Putnam's newest bar is an art bar
By Denise Coffey - Staff Writer
Putnam - posted Mon., Jan. 14, 2013
The newest bar in Putnam serves up burnt umber and titanium white paint rather than craft beer. It dispenses art classes rather than liquor. Artique, as it's called, is a “paint bar” located in downtown Putnam. Owner Lisa Andrews opened the doors to the 500-square-foot “studio” on Jan. 1. A graduate of the Art Institute of Boston and a children's art instructor at Silver Circle Gallery, Andrews leads paint bar classes for anyone aged 5 to 95. The “classes” are events in and of themselves.
On Jan. 13, Andrews stood before eight children ranging in age from 11 to 14. Three of the kids were JoAnn Suriano's. She thought a paint bar outing would be a perfect special event for her kids and their friends. So with pizza in hand, she brought the group for their personalized session.
Artique offers family paint days, paint bar nights and private events. The idea has taken off in cities across the country. Suriano went to her first paint bar on a business trip to Dallas. “It was a blast,” she said. She had trouble convincing her 13-year-old son Marco, but once he started working on his canvas, he came around. “I wasn't thrilled,” he admitted. “I told her I'd just stay home.” But staying home wasn't an option with mom. “It's fun,” he said. “I'll probably hang the painting in the house.”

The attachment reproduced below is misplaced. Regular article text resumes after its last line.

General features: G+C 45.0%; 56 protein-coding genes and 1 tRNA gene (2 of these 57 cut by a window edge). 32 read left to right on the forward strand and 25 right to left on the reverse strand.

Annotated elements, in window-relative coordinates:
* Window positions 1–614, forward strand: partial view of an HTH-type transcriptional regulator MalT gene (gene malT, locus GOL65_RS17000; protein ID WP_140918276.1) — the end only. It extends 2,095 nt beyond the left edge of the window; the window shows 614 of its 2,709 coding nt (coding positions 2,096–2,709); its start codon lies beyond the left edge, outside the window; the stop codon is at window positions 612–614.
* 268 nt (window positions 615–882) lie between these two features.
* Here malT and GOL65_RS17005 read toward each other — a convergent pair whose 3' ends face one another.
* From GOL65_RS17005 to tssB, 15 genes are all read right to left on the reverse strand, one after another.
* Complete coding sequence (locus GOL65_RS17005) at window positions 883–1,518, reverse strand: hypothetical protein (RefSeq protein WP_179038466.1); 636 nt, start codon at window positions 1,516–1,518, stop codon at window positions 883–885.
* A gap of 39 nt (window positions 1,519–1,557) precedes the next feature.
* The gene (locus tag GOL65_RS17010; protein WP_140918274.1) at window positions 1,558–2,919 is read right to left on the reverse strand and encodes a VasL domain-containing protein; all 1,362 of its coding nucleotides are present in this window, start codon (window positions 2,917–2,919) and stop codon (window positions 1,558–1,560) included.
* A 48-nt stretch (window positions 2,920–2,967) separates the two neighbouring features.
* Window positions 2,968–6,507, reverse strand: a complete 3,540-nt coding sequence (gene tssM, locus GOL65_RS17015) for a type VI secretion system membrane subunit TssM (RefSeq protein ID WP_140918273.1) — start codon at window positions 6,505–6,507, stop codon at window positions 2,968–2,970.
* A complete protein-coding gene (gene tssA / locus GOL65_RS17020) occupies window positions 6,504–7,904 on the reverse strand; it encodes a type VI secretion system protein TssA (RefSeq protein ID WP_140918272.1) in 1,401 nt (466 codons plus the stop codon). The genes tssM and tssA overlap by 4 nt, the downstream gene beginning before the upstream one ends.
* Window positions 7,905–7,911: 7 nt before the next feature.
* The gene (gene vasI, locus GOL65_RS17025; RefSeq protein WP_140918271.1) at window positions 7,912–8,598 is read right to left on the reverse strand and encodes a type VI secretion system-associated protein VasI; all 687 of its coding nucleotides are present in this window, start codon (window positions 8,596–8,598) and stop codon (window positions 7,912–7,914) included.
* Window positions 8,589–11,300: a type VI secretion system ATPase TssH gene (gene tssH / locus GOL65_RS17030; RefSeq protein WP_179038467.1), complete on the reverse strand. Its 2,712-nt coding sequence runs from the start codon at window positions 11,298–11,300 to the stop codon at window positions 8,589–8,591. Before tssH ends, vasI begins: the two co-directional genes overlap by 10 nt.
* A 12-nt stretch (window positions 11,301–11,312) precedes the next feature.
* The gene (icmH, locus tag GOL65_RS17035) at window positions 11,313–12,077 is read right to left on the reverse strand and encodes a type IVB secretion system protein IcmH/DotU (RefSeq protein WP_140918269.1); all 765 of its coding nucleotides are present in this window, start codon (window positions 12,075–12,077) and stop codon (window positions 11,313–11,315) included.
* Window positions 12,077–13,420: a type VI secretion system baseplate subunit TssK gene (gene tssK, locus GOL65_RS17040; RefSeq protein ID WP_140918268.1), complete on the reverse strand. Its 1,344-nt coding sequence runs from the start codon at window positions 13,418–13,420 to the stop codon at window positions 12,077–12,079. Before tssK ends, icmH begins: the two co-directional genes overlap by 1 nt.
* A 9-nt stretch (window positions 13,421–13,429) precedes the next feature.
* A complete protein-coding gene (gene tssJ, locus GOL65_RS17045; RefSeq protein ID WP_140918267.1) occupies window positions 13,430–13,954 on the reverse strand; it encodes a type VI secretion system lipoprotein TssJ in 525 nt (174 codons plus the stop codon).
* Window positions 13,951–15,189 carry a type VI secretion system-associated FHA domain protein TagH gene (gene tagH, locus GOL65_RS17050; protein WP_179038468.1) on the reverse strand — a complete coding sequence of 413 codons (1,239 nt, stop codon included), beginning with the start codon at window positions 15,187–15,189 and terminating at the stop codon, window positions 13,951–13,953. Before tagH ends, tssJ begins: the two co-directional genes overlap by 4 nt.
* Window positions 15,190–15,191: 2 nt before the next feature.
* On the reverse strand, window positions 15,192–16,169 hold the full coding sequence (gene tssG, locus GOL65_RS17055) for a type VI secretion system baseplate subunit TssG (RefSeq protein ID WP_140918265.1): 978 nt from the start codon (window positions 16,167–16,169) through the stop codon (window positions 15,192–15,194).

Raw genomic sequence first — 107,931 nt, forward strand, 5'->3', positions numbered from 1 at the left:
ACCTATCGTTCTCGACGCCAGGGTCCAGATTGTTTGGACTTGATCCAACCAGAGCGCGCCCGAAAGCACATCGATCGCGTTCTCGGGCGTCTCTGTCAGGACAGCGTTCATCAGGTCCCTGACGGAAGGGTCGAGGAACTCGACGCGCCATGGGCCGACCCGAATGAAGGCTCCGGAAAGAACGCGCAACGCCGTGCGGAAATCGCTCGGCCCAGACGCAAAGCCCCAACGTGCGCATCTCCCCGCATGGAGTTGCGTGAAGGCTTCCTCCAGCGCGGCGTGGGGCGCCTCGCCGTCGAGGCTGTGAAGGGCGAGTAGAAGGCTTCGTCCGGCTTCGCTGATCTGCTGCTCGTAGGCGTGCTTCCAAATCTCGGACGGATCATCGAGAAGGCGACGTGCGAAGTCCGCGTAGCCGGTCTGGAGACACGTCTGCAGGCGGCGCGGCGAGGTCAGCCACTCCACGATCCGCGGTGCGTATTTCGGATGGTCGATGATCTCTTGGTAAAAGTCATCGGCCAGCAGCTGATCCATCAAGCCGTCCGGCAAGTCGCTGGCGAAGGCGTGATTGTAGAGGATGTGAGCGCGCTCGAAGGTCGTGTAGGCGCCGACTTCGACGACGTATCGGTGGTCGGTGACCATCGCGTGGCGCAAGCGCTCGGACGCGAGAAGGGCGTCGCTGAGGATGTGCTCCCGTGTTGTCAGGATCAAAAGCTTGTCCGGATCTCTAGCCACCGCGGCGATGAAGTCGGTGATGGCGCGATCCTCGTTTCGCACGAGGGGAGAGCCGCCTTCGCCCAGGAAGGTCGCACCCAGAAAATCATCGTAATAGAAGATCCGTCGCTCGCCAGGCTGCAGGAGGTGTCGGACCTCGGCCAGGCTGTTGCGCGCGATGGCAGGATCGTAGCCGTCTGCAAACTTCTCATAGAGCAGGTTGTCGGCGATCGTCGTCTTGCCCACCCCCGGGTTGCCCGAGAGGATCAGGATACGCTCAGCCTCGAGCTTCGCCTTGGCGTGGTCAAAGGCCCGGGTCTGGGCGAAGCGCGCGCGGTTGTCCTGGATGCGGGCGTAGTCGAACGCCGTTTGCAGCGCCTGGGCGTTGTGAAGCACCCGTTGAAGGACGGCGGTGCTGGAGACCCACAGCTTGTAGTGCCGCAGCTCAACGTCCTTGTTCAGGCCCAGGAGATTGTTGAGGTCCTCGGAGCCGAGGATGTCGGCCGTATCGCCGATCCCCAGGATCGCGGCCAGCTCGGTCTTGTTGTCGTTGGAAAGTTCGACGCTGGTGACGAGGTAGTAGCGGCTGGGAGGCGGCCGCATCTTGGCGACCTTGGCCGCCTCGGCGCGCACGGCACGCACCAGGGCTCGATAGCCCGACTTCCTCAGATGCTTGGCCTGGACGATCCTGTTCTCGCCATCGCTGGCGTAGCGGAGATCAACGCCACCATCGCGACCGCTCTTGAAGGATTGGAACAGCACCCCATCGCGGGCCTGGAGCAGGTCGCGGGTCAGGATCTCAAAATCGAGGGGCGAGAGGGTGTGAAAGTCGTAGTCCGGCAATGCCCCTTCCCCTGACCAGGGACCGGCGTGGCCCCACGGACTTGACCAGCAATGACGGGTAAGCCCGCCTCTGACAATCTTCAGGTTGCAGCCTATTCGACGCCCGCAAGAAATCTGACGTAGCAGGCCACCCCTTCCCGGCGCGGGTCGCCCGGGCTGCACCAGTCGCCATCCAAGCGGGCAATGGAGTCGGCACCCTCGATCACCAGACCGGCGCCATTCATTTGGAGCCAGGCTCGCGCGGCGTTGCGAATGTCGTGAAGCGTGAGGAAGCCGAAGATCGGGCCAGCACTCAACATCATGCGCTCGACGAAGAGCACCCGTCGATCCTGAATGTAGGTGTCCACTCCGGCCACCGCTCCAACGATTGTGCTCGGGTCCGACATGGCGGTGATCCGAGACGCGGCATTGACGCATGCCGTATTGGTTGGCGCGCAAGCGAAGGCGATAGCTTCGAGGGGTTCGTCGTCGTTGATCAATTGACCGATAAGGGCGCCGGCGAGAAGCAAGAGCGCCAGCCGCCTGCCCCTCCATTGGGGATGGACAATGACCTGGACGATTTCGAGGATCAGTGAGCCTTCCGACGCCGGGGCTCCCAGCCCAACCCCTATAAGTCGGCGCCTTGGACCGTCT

Paint bar visitors spend two hours working on a painting that they pre-select as a group. Andrews leads them step by step through the process. Suriano's group chose a painting of a cardinal to copy. That painting stood on an easel at the front of the room. Participants are outfitted with aprons and provided with canvases, paint and brushes. Then using a blackboard, Andrews shows people exactly where and how to start.
The first order of business was painting the background. The next was painting in a branch. “You want to start in the upper right-hand corner,” Andrews said, showing them on the blackboard. “There's no right or wrong way to do this. And you can always go over it again.” She circulated among her painters, giving suggestions on how to hold brushes, how much paint to apply, and how to fix errant brush strokes. All of the birds were a little bit different, which was the point.
“Take your flat brush and color in the bird,” Andrews told the crew. “Now take the tiny brush and get some black paint. Blend it with the red.” The birds took shape and form on the canvasses.
Fourteen-year-old Megan Feragne enjoyed painting. “I like it," she said of the experience, "because if we didn't have her to lead us, we'd go through a lot of canvasses,” she said. “And we get encouragement along the way.”
“Whatever comes out is my own creativity,” said 13-year-old Sidney Feragne. Then she considered how to sign it. “I'll put it in the corner, little and mysterious,” she said.